For me personally, the sound of forks and knives scratching against each other or against plates makes me feel like I’m going to vomit. Whenever I go home, I really appreciate it when my sister or one of my parents offers to split the task of setting or clearing the table or unloading the dishwasher with me. This way I can handle the plates, and they’ll do the silverware.
5. Give us plenty of time to do the things you ask us to do.
If you want an HSP to do something for you, then if possible let them know about it before you need it done. One trait that a lot of HSPs (myself included) share is we tend to get anxious and overwhelmed when we have a lot to do in a short amount of time.
6. Don’t surprise us.
One trait Dr. Aron uses to identify highly sensitive children is “doesn’t usually enjoy big surprises.” That aversion to surprises doesn’t just go away in adulthood, either. You probably already know your highly sensitive loved one isn’t the type of person who would enjoy a huge surprise party for their birthday, but not surprising us applies to smaller things, too. When I was learning to drive, I would get distraught when we would be already halfway out the door and my dad would say, “You’re driving.” Even though I’ve never been a huge fan of driving, that wasn’t the reason why I got so upset. I got upset because my dad had surprised me. Once we worked out a schedule of driving lessons, my dad had a much easier time teaching me to drive.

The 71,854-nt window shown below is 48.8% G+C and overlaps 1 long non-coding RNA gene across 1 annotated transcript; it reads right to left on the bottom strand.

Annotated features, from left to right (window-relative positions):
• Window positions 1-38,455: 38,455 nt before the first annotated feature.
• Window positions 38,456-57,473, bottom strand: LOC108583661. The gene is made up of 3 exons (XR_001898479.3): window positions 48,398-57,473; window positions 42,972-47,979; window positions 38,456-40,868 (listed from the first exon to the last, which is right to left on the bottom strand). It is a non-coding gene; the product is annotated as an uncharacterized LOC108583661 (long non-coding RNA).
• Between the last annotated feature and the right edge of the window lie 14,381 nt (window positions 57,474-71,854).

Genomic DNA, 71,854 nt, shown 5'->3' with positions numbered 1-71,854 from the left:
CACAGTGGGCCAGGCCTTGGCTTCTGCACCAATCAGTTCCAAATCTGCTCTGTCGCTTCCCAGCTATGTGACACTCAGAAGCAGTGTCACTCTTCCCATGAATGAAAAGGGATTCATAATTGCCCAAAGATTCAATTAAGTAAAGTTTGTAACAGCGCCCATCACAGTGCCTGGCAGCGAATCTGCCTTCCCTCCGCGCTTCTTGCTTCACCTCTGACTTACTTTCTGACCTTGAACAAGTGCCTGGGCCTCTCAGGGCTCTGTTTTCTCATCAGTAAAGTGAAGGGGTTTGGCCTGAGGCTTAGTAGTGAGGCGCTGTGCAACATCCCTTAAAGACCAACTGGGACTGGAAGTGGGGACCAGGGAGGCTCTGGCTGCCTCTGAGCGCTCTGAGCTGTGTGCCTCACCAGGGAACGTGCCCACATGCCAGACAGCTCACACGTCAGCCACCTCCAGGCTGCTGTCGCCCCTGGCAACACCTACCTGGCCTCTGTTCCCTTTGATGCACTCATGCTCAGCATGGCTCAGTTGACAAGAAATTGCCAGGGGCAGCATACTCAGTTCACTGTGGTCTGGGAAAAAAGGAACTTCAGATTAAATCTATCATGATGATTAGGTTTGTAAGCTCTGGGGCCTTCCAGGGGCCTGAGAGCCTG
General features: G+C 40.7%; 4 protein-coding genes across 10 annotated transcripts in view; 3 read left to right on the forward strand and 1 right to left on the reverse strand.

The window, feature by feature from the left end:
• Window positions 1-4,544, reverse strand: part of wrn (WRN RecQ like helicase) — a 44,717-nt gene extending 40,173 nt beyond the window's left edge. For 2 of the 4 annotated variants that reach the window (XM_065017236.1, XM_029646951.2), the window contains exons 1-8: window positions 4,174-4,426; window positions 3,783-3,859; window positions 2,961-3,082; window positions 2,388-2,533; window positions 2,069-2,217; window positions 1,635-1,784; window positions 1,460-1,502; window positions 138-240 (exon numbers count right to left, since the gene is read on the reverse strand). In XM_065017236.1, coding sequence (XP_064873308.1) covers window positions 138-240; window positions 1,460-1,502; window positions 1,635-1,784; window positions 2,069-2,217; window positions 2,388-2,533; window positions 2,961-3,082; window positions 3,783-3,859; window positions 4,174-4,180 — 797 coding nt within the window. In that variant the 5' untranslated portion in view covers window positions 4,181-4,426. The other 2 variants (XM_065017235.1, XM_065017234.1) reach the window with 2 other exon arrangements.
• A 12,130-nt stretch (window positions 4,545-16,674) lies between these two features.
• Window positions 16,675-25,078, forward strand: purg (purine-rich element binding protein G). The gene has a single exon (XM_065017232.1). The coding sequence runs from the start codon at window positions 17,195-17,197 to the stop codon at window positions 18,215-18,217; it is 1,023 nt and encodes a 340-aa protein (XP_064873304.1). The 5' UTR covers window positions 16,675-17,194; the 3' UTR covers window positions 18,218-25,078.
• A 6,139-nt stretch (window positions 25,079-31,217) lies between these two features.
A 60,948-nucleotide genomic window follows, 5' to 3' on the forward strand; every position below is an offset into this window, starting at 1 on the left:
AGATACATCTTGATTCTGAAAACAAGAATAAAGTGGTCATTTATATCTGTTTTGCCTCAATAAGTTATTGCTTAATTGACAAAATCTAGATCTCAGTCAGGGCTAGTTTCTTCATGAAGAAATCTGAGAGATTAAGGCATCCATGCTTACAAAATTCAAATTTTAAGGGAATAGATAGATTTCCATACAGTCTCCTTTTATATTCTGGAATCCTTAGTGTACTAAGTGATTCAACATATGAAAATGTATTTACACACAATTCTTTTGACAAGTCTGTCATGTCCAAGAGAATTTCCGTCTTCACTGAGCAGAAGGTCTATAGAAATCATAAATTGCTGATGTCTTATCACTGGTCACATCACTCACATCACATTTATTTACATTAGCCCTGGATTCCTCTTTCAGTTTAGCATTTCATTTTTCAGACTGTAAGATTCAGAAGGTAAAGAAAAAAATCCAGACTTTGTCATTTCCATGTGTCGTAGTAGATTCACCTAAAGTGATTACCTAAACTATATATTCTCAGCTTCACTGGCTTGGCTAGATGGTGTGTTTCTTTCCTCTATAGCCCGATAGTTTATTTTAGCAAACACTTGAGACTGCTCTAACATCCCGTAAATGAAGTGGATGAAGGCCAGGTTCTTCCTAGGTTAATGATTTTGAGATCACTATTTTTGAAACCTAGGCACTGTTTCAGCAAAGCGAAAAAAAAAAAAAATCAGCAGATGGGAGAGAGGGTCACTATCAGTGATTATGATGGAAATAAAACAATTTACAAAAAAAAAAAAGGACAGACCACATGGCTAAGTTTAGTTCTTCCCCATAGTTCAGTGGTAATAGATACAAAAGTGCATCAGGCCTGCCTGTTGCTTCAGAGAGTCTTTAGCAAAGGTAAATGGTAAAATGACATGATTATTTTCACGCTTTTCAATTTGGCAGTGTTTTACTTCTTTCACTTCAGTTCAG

7. Don’t stand over us while we’re working.
My parents used to do this to me all the time when I was a kid, and I absolutely hated it. I mean, I understand why they did it. As a child with ADD, I needed a little extra help and supervision to keep me on task and get my homework done, but as an HSP, being watched made it even harder for me to concentrate on what I was doing. Many HSPs feel the same way. If they have to perform a task while someone is watching them, they will become nervous, frazzled and be more likely to make mistakes.